Initial contacts with the UBDC in Glasgow were made in late 2016 by CBS’ innovation manager Barteld Braaksma. In the months that followed, the two sides became acquainted and started exchanging knowledge. Further to these exchanges, CBDS’ IT researcher Mirela Causevic recently paid a three-week working visit to the UBDC in Glasgow. Her main points of contact there were UBDC director Piyushimita Thakuriah and senior IT specialist cum Data Services Manager Andrew McHugh: ‘There are many similarities between the work done at the UBDC and here at CBS. We are focusing on similar themes in the area of urban development: urban transportation, public transport and infrastructure, social exclusion, housing and so on.’
According to Causevic, the UBDC in Glasgow has come a long way in answering particular research questions, for instance on mobility: how and when do people move around while commuting? ‘We have looked at the choices they make while commuting by public transport, and the datasets which are needed to measure this. The UBDC has conducted many experiments with social media in relation to mobility, but it has turned out to be a tough task.’ Altogether 30 researchers are affiliated with the UBDC who are all experts in one particular area. ‘This means they can move in-depth rightaway. They use ‘augmented reality-based modelling’ in order to predict future developments. CBS wants to start working with this method, too.’
Data Services Manager Andrew McHugh is very pleased with the collaboration with CBS over the past year: ‘Our staff are excited about the achievements so far, both at the organisation-level, through formal research collaborations with CBS and its existing partner networks, and also in terms of individual researchers, data scientists and managers, for whom there are great possibilities for mutual knowledge exchange and capacity building.’ McHugh adds that the UBDC has considerable expertise in a large number of urban data-related topics: urban and transportation, science, education, geography as well as statistics. ‘Our organisation has a strong research component, further complemented by expertise in the field of data collection, data analysis, and the sharing of data and management.’
What are some of the greatest challenges faced by the UBDC? ‘Ever since it was established, the greatest challenge has been to acquire data under licenses that permit further sharing. There are several reasons why organisations choose not to share data, including incompatibilities with their business models, uncertainties regarding legal or ethical issues, and concerns about reputation where data is considered to be of low quality or where its analysis may expose the data owner to criticism.’ McHugh adds that more recent challenges have been establishing appropriate controls around data access to reflect privacy or commercial sensitivity of data: ‘We have invested a great deal of work in anonymisation of datasets such as life logging images (i.e. capturing one’s day-to-day life on body camera) and GPS data. We are determined to maximise data value while adequately mitigating associated risks. This is partly a technical problem, but there are ethical and philosophical components as well.’ Despite such hurdles, McHugh has seen how good relationships with key data owning organisations have paid dividends in the meantime.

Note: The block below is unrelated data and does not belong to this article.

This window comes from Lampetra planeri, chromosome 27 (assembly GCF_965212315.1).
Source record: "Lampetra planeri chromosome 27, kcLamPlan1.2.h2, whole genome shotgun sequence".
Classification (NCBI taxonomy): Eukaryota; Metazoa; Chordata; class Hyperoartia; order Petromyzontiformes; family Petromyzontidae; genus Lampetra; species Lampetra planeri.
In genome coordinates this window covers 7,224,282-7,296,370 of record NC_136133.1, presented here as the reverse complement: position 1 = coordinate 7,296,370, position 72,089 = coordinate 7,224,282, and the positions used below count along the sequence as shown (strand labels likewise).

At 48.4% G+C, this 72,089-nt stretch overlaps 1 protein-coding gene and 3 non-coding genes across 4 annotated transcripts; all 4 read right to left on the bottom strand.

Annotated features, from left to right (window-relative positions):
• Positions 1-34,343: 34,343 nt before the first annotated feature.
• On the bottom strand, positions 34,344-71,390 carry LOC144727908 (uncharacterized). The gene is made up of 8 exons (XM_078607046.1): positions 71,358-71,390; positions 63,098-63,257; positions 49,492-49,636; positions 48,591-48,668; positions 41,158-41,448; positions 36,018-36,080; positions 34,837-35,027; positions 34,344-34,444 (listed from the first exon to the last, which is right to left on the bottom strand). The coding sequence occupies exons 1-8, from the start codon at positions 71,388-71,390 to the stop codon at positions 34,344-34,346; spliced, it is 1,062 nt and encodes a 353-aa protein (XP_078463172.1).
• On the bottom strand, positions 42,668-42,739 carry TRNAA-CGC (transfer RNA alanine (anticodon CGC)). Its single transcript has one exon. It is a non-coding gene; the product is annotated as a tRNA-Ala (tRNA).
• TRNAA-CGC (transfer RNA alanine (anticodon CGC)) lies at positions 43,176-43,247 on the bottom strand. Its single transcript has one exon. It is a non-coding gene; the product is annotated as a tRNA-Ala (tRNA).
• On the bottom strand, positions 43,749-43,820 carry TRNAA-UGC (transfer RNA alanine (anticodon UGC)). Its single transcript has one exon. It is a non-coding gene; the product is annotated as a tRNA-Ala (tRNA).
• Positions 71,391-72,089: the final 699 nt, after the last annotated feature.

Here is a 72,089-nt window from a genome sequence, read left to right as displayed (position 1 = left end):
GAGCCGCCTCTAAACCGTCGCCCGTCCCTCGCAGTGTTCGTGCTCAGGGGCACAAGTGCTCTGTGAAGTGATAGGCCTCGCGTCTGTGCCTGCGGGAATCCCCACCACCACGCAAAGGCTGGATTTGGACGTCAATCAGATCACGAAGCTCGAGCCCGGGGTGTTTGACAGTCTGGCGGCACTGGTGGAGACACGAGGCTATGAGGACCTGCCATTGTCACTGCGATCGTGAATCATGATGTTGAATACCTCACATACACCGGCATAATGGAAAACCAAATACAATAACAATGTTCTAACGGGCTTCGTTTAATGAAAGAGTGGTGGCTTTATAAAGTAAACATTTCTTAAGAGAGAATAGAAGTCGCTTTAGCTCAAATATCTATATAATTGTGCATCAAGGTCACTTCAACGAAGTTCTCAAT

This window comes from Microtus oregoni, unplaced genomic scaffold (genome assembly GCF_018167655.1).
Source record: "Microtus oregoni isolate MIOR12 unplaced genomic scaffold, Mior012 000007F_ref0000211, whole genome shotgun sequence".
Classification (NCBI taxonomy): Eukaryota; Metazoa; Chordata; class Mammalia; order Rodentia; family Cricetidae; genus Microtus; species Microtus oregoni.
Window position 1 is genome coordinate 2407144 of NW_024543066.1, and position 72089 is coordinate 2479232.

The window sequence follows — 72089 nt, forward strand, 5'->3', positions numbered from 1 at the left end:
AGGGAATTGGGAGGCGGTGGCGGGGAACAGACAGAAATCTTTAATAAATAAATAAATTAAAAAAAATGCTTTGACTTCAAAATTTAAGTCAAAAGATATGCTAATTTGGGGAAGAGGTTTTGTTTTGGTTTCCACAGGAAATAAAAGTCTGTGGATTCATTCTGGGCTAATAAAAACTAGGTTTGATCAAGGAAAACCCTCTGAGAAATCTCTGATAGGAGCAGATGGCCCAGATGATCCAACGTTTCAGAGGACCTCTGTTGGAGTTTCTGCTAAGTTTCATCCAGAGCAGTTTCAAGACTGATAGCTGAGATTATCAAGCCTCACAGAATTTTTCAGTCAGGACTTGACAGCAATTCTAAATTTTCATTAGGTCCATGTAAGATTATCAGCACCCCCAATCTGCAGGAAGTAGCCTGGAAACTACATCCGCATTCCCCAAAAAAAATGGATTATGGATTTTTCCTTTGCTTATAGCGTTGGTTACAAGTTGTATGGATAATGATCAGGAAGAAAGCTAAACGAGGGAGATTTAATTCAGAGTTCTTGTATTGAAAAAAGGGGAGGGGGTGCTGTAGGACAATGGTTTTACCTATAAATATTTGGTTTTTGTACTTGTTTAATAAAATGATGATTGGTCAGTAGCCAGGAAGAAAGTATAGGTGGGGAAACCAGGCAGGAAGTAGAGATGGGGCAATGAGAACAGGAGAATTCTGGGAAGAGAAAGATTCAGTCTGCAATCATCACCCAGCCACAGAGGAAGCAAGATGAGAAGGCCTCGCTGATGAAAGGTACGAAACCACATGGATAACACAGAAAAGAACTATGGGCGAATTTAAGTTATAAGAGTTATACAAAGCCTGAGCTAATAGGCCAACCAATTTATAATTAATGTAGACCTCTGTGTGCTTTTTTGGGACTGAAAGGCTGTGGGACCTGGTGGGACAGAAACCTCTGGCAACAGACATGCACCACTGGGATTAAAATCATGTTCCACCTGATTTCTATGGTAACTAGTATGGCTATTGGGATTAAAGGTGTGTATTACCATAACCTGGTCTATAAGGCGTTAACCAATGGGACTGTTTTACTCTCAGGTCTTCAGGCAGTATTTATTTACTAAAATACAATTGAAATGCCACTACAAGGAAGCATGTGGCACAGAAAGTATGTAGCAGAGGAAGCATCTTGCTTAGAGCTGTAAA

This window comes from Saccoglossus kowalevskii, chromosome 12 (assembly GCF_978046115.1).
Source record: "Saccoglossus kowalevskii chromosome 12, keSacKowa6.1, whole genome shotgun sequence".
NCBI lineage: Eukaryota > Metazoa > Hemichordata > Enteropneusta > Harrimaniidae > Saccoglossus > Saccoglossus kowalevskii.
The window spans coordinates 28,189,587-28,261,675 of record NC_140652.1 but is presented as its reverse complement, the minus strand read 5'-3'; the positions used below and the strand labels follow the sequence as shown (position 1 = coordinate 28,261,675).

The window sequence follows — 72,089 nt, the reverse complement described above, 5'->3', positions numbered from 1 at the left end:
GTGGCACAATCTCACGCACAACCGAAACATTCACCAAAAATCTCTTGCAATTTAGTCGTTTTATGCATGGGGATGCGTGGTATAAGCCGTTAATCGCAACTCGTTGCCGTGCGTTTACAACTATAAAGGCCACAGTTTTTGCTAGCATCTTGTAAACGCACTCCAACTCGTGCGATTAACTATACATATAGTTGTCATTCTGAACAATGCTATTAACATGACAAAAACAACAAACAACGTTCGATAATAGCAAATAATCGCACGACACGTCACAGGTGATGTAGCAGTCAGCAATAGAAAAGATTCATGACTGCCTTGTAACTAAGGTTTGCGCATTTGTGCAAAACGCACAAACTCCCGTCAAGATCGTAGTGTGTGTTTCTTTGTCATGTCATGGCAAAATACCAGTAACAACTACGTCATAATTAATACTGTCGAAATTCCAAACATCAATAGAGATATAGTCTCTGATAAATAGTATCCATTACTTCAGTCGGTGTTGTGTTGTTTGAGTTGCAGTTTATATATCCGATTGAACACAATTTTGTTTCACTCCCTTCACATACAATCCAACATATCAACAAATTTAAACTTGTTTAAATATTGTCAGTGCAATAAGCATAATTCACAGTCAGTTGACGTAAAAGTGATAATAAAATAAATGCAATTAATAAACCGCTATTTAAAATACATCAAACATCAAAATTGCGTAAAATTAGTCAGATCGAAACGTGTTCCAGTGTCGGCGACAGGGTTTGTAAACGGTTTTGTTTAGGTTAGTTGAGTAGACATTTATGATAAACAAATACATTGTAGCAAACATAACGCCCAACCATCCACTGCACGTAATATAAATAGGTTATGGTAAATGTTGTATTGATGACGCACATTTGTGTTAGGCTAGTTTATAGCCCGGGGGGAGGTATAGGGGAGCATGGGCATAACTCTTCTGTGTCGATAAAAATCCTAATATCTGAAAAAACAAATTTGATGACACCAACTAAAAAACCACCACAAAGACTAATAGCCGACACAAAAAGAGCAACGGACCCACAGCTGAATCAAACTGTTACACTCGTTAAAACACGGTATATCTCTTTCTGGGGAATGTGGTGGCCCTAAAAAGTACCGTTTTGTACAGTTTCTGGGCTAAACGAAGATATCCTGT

In 2018, the collaboration between CBS and the UBDC in Glasgow will be formalised in a joint Memorandum of Understanding (MOU). What does McHugh expect from the cooperation with CBS after the signing of the MOU? ‘CBS can benefit from the UBDC’s knowledge of new research methods and design methods for various data models. We also have extensive experience with systems and technologies for data collection, and we can give CBS access to our products and services. We see that, as a national statistical institute, CBS plays a major pioneering role and is demonstrating inspiring innovation in all sorts of areas. There is a lot to learn from CBS when it comes to delivery of data for ‘evidence-based decision making’. Finally, we would like to know how our joint contributions might promote international developments.’